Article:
Central London’s disused Tube stations make for some of the capital’s most iconic film sets, says Jenny Rowe
The London Underground – or the Tube as it is colloquially known – is a real rabbit warren of history and mystery. The first section of the Metropolitan Line was completed in 1863, making it the world’s oldest subterranean railway. London was not only quick to begin its underground network, it was also quick to change it, too. And it hasn’t stopped changing ever since, as the London Transport Museum (LTM)’s long-running Hidden London exhibition and accompanying book comprehensively contest. So, as they quickly went from being marvels of engineering brilliance to occasional movie sets, why did London end up with such a litter of disused railway stations?
Covent Garden seems like the ideal place to unearth the cinematic secrets of the London Underground. It is here that visitors can watch in awe as commuters hop on and off the trains like clockwork at rush hour, navigating a system that appears to have no rhyme or reason with total ease.
Take for instance Charing Cross and Embankment stations, which exist within metres of each other, take at most three minutes to walk between, and are even served by the same lines. This isn’t an elaborate practical joke to fool out-of-towners, but rather the outcome of independent (and therefore competing) companies building and operating separate Tube lines – and stepping on each other’s toes in the process. Although all lines are now managed by Transport for London (TfL), an early lack of cooperation resulted in two stations being built simultaneously at either end of the Strand, the busy thoroughfare that connects Trafalgar Square with Fleet Street.
The first ‘Strand’ station opened at the western end of the street on 22 June 1907; known as ‘Charing Cross’, it was part of the Hampstead Tube (now the Northern Line). On 30 November of that same year, an actual Strand station opened at the eastern end of the street, acting as a terminus for a short line running from Holborn. Plans were to extend the line south of the River Thames, but this was never more than a pipe dream and the line largely operated instead as a shuttle service for theatregoers.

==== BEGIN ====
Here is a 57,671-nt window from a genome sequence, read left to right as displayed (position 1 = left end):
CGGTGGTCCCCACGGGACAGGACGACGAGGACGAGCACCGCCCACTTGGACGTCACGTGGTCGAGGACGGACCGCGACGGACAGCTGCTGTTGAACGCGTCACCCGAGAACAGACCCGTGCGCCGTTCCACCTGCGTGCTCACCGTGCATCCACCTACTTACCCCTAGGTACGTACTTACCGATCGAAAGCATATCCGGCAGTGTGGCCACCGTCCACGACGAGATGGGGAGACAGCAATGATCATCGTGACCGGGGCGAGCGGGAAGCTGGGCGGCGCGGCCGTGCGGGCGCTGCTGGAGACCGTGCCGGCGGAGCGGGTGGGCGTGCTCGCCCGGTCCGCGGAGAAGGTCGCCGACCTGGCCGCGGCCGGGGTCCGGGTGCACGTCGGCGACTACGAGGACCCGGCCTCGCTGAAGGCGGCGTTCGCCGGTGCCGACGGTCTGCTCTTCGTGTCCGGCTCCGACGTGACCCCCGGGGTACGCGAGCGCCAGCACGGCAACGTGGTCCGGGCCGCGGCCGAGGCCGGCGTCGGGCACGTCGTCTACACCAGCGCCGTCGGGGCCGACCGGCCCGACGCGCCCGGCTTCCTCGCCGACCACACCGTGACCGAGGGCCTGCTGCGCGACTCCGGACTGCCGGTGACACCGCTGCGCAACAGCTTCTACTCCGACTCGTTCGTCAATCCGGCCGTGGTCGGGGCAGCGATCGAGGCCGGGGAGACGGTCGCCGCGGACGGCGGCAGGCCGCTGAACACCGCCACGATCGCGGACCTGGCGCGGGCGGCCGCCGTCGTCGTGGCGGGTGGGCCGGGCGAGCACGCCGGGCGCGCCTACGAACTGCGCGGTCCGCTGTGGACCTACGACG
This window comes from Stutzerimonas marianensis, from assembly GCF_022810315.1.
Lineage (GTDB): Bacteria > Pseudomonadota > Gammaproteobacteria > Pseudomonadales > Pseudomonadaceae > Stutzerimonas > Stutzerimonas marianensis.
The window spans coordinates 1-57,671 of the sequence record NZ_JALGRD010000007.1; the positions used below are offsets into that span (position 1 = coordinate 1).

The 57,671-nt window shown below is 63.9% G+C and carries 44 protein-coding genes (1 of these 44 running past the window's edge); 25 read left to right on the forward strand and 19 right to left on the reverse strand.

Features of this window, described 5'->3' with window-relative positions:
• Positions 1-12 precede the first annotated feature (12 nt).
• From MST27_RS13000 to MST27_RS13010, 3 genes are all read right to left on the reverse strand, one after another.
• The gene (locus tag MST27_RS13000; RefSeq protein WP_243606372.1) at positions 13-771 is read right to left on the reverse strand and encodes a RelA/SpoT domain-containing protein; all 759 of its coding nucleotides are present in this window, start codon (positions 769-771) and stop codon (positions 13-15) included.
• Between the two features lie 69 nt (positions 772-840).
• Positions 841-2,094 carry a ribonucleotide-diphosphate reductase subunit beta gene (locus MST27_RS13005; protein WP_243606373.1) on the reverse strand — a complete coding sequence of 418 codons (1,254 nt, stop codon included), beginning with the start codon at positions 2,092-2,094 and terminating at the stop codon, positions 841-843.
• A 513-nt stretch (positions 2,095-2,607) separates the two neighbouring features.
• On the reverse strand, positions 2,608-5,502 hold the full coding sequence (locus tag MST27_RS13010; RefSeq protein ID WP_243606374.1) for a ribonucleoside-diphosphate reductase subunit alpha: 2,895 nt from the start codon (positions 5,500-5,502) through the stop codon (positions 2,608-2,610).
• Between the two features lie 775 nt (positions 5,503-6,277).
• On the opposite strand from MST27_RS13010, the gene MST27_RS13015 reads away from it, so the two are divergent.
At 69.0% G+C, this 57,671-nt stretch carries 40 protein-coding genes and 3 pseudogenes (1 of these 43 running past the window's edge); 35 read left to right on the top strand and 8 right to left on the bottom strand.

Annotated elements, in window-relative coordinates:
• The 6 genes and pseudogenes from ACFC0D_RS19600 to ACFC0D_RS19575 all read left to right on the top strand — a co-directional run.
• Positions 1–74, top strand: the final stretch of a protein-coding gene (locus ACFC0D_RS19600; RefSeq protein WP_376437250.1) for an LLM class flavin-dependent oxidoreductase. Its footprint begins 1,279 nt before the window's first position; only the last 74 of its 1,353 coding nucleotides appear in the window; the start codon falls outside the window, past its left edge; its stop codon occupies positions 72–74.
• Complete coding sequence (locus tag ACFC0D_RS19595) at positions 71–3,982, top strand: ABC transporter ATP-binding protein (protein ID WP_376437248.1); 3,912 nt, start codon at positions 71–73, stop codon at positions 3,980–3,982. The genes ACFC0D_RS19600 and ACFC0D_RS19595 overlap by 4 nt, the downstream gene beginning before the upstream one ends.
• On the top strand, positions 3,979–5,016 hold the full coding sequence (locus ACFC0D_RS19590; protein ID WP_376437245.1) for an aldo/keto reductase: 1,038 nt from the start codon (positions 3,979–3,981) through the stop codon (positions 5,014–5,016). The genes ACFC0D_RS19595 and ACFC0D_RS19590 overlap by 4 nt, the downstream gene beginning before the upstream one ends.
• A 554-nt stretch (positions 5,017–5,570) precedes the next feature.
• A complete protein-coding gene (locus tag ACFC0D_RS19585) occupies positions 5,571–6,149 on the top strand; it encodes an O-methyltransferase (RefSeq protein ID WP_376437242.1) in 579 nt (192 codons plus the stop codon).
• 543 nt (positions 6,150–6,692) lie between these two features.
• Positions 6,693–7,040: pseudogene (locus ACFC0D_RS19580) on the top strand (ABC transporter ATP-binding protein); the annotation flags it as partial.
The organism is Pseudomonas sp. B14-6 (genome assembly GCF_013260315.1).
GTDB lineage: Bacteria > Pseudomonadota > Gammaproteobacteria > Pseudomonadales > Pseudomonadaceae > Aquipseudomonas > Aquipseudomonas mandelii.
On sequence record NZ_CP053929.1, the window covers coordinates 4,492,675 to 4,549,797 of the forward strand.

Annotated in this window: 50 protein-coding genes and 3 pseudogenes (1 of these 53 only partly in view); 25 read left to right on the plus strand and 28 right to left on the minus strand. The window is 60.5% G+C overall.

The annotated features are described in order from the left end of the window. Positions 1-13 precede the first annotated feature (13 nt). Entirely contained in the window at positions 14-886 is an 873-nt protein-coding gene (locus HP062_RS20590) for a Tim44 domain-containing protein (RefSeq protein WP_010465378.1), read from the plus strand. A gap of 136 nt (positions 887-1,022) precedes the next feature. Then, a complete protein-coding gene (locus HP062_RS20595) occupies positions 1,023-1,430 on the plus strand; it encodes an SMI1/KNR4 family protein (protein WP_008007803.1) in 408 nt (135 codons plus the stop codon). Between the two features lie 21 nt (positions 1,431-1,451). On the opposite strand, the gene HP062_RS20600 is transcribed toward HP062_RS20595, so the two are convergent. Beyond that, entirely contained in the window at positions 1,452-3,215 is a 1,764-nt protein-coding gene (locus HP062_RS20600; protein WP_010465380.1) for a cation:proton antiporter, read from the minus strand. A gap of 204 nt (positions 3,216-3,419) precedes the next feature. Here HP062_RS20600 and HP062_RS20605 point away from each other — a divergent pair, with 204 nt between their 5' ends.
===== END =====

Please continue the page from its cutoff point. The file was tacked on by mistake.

Eight years later, a rebranding saw Charing Cross renamed ‘Strand’, while the ‘old’ Strand became ‘Aldwych’. The latter was rarely used and considered for closure, before being converted into a public air raid shelter in 1940. Photographs of the shelter’s 1,500 bunks were used to raise morale and spread the message that Londoners could “take it”. However, hope for a post-war resurgence was unfounded and Aldwych was finally wiped from Tube maps in 1994.
Meanwhile, the ‘new’ Strand was used until 1973, when it closed for six years, merged with Trafalgar Square station and reopened as the new Charing Cross, complete with new Jubilee Line platforms. When the creation of the financial district at Canary Wharf drastically changed plans for that line, the route veered east via Green Park instead. After two decades, the Jubilee Line platforms suffered the same fate as Aldwych before it and were abandoned in 1999. But as one door closed, another opened. These eerily undisturbed plots of historic underground real estate were soon eyed up by another industry: Hollywood came knocking.
A special TfL department, the Film Office, is responsible for this lucrative arm of the business, managing the many requests it receives from film crews worldwide. As might be expected, the time capsule offered by Aldwych is popular as a set for wartime films. Even the ladies’ washroom and lifts, installed in 1906-’07, remain in situ. In the 2007 romantic war film, Atonement, Aldwych stands in for Balham station, which gets bombed during the Blitz, destroying its gas and water mains and flooding the tunnels. This was based on the real, tragic event of 14 October 1940, which killed at least 64 people.